Loosely based on the classic tale by Jonathan Swift, this Jack Black vehicle bears little resemblance to the original novel, as you might imagine. Instead, it uses the premise as a backdrop for a series of comedy set pieces.
One of the best ways to judge a film like this is to tally the number of moments that make you cringe. And here, there are actually very few, despite the potential cringeworthiness posed by the casting of British comedians James Corden and Catherine Tate. In fact, the British supporting cast adds much to this film, in particular Chris O’ Dowd who makes an appealing spoilt child-like baddie, and Emily Blunt, whose princess character is a cut above other roles like this. She is feisty, independent and funny – and she knows what she wants. Blunt plays it with relish, while Billy Connolly makes a welcome addition as the king.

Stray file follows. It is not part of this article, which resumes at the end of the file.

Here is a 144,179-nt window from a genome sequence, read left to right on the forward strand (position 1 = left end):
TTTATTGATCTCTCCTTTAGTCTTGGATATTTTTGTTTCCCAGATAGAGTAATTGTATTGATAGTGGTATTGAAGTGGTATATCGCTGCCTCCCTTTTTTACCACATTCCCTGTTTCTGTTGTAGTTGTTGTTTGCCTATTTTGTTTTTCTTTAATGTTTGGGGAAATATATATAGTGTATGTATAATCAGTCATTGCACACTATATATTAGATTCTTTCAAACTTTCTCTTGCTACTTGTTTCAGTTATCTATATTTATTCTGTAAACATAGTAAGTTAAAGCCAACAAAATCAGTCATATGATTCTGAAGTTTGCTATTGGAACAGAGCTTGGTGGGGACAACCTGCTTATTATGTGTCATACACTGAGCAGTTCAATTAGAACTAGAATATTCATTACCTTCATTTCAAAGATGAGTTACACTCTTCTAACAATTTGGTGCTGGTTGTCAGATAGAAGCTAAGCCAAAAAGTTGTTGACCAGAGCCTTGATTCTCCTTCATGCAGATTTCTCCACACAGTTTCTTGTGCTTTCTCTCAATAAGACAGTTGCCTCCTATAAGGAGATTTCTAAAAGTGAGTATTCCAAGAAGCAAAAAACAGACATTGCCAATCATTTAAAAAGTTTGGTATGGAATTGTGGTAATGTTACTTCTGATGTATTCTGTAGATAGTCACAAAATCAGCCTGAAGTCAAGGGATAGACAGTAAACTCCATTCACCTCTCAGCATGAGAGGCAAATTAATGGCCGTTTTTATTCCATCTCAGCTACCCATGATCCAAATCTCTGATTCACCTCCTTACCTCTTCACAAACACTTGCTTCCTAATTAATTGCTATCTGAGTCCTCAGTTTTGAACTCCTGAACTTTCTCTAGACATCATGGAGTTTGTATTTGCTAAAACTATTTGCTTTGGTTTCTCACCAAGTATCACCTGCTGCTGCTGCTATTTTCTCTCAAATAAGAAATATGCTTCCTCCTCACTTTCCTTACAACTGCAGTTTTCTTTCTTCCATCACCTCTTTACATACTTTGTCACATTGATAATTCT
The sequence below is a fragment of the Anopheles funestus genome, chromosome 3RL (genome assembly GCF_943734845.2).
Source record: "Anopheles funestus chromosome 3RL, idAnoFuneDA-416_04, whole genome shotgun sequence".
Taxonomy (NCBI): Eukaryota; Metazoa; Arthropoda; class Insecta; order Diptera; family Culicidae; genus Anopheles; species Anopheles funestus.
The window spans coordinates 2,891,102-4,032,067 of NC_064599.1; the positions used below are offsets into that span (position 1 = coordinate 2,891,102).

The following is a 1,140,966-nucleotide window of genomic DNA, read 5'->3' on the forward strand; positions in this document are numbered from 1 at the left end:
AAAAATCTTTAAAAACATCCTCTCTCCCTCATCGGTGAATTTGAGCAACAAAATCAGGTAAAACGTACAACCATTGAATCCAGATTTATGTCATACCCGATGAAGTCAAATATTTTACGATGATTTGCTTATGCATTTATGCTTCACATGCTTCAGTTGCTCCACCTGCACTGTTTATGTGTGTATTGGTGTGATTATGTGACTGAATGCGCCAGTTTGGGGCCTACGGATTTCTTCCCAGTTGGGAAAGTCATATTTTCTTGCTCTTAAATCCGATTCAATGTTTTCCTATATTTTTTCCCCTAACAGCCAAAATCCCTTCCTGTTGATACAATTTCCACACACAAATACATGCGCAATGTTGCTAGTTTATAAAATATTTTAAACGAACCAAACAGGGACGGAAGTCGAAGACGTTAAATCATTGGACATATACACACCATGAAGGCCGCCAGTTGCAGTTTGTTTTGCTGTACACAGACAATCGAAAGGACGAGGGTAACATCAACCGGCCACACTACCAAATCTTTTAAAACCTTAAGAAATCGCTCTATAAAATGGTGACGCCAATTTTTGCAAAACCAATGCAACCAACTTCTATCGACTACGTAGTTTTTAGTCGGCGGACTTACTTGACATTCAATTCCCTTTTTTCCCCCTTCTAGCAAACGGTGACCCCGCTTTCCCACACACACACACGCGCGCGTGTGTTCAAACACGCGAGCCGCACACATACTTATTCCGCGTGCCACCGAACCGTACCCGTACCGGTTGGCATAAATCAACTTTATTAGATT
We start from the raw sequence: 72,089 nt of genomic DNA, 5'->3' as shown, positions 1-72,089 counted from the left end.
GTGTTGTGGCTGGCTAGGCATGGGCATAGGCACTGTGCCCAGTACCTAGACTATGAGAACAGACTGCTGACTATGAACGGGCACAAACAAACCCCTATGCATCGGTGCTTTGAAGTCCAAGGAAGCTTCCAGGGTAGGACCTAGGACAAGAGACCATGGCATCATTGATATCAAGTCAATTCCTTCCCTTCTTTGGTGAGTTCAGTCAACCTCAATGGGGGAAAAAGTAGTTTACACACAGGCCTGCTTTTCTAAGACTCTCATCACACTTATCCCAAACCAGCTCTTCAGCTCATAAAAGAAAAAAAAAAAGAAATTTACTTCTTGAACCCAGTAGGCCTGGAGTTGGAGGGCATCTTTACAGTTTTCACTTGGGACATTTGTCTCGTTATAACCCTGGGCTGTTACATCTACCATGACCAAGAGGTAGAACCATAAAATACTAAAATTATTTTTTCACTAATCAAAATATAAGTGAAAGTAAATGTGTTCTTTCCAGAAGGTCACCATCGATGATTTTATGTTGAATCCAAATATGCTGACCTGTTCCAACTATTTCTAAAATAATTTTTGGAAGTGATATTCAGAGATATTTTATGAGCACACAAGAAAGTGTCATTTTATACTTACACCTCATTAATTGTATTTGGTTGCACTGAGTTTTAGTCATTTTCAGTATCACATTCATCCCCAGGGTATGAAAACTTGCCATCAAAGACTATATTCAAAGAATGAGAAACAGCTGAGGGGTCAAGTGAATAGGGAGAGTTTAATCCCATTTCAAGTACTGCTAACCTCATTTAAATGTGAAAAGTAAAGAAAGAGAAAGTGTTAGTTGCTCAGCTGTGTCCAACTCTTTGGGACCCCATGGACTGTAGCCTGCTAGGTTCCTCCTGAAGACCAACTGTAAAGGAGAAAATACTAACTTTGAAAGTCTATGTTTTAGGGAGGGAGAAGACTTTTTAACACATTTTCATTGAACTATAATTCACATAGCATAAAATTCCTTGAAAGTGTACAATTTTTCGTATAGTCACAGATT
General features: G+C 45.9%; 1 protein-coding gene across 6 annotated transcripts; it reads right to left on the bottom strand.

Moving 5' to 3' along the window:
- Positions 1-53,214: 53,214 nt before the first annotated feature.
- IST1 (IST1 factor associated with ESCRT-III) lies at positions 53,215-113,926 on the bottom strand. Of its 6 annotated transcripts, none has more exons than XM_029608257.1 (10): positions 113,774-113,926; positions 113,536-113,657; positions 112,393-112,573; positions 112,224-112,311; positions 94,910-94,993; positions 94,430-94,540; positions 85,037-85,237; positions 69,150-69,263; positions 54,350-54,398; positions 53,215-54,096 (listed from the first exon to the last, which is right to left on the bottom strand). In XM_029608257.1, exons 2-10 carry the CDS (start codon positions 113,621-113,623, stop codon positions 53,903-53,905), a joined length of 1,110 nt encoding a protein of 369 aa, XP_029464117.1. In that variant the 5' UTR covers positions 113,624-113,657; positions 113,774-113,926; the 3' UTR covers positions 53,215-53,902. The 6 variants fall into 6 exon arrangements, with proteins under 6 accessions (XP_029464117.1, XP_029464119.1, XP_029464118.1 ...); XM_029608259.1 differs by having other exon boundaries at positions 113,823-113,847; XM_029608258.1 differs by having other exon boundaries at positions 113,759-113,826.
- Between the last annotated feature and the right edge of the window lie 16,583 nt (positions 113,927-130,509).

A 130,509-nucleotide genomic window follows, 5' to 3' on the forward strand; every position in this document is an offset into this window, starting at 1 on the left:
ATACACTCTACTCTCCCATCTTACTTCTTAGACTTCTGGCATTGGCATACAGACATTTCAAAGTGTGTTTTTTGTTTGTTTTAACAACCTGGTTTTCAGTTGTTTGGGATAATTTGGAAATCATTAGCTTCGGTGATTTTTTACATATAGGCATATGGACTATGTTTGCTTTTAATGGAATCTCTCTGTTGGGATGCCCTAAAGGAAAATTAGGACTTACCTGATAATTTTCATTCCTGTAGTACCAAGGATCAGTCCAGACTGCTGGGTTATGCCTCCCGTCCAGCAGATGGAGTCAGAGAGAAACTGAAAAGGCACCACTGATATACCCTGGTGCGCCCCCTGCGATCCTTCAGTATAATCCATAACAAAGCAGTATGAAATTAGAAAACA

The biggest criticism is reserved for the bizarre inclusion of Brobdingnag – the land of the oversized people. The scenes here are so brief that the whole episode would be better excluded entirely. It has little bearing on the rest of the plot, although it does provide one of the film’s funniest moments, involving Black dressed in dolls’ clothes and a toy soldier…
In a film that sees humour in a giant Jack Black urinating on a miniature palace and a teeny weeny Billy Connolly, you know the level of comedy to expect but ultimately, Gulliver’s Travels is a relatively entertaining family movie, ideal for the Christmas holidays.